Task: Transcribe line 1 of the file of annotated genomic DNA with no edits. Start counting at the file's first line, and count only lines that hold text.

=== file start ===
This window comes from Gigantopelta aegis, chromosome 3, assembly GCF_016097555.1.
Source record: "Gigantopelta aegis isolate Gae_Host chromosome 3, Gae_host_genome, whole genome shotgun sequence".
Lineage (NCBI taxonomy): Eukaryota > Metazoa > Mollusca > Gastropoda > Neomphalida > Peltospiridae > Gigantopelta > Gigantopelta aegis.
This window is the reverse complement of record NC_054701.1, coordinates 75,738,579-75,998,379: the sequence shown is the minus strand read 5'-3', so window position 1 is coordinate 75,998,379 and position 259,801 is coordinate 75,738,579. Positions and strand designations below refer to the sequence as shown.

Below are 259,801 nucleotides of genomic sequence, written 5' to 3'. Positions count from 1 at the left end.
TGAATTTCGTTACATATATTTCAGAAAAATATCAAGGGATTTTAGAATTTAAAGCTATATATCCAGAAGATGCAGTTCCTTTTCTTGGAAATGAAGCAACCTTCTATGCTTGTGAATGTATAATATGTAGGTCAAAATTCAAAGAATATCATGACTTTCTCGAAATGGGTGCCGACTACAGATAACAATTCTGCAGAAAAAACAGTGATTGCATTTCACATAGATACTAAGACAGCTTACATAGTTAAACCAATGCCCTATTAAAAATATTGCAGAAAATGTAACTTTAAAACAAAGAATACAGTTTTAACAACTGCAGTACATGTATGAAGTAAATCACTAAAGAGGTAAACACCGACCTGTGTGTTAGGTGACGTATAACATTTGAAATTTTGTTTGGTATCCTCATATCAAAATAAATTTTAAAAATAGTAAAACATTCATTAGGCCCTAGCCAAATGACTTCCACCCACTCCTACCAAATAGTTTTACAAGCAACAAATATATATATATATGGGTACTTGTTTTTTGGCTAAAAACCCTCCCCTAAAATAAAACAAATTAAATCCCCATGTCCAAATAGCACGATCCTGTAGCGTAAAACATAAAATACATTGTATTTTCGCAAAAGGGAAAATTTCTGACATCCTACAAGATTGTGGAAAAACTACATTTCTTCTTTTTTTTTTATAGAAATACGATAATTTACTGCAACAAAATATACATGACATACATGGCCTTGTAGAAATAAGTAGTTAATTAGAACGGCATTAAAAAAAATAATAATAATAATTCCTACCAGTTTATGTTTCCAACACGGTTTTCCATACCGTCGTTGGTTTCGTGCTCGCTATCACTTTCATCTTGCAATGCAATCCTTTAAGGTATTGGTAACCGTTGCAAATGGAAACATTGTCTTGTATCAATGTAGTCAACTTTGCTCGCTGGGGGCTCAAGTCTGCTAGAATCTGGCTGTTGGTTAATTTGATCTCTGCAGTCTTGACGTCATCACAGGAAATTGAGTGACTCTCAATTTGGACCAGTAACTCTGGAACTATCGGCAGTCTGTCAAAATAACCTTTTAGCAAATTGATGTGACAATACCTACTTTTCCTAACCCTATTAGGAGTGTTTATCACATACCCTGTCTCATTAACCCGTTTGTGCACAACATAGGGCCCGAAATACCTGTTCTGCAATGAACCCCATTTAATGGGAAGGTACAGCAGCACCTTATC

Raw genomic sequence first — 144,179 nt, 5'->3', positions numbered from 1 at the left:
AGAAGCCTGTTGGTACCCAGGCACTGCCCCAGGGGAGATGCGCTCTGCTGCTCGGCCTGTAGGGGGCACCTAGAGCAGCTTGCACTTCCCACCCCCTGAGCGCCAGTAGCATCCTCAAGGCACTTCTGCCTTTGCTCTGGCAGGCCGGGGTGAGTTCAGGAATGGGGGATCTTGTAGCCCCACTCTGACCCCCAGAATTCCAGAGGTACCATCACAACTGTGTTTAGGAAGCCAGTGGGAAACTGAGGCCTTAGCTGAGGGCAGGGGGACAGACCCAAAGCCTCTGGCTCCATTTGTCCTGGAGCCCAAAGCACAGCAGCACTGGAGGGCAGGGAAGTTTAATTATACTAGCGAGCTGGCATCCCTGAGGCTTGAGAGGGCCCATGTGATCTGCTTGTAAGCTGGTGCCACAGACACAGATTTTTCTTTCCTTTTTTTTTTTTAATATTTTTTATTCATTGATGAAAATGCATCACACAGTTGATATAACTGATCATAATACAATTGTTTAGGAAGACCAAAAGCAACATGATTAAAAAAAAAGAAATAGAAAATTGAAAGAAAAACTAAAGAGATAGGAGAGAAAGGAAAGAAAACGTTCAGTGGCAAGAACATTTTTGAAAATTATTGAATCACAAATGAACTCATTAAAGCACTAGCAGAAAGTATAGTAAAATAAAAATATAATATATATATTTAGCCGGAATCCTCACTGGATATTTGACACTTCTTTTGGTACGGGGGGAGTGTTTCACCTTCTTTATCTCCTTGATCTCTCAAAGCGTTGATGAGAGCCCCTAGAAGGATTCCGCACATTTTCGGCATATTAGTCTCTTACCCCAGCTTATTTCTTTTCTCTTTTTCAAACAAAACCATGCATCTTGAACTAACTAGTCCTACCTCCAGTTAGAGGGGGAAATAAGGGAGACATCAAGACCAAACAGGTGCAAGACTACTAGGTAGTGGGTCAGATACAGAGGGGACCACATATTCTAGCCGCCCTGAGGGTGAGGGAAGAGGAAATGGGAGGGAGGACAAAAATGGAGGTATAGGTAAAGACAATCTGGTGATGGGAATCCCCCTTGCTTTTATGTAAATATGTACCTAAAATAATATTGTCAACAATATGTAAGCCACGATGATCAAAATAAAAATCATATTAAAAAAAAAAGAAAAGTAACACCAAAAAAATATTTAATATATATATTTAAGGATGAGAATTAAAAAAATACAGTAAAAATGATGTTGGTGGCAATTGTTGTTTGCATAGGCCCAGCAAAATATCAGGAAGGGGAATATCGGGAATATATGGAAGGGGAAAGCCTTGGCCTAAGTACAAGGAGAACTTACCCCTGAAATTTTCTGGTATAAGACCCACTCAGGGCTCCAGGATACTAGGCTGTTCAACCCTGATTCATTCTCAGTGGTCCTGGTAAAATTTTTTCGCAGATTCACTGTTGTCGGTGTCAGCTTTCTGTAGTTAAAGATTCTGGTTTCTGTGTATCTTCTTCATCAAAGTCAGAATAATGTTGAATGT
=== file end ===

This window comes from Gigantopelta aegis, chromosome 3, assembly GCF_016097555.1.